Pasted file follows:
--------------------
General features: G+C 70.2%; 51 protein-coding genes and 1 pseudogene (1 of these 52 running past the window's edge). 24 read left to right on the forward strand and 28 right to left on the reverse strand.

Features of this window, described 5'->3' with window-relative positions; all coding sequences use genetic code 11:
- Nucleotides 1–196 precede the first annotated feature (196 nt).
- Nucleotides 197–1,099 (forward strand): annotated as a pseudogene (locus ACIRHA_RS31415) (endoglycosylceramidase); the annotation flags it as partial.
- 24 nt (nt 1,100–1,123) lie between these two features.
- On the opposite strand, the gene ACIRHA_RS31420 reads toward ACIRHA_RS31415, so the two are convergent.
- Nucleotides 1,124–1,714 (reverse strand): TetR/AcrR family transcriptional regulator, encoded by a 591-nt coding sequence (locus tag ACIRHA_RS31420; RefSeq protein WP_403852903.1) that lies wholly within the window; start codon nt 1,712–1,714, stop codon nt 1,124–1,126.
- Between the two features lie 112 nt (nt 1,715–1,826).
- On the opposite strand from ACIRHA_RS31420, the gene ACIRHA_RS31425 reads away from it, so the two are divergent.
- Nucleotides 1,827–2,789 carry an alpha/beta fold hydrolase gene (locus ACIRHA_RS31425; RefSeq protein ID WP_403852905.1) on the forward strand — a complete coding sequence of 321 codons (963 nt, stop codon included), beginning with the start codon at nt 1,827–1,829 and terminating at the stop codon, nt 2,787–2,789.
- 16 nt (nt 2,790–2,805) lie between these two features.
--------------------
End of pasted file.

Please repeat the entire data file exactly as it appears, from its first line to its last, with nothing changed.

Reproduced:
General features: G+C 70.2%; 51 protein-coding genes and 1 pseudogene (1 of these 52 running past the window's edge). 24 read left to right on the forward strand and 28 right to left on the reverse strand.

Features of this window, described 5'->3' with window-relative positions; all coding sequences use genetic code 11:
- Nucleotides 1–196 precede the first annotated feature (196 nt).
- Nucleotides 197–1,099 (forward strand): annotated as a pseudogene (locus ACIRHA_RS31415) (endoglycosylceramidase); the annotation flags it as partial.
- 24 nt (nt 1,100–1,123) lie between these two features.
- On the opposite strand, the gene ACIRHA_RS31420 reads toward ACIRHA_RS31415, so the two are convergent.
- Nucleotides 1,124–1,714 (reverse strand): TetR/AcrR family transcriptional regulator, encoded by a 591-nt coding sequence (locus tag ACIRHA_RS31420; RefSeq protein WP_403852903.1) that lies wholly within the window; start codon nt 1,712–1,714, stop codon nt 1,124–1,126.
- Between the two features lie 112 nt (nt 1,715–1,826).
- On the opposite strand from ACIRHA_RS31420, the gene ACIRHA_RS31425 reads away from it, so the two are divergent.
- Nucleotides 1,827–2,789 carry an alpha/beta fold hydrolase gene (locus ACIRHA_RS31425; RefSeq protein ID WP_403852905.1) on the forward strand — a complete coding sequence of 321 codons (963 nt, stop codon included), beginning with the start codon at nt 1,827–1,829 and terminating at the stop codon, nt 2,787–2,789.
- 16 nt (nt 2,790–2,805) lie between these two features.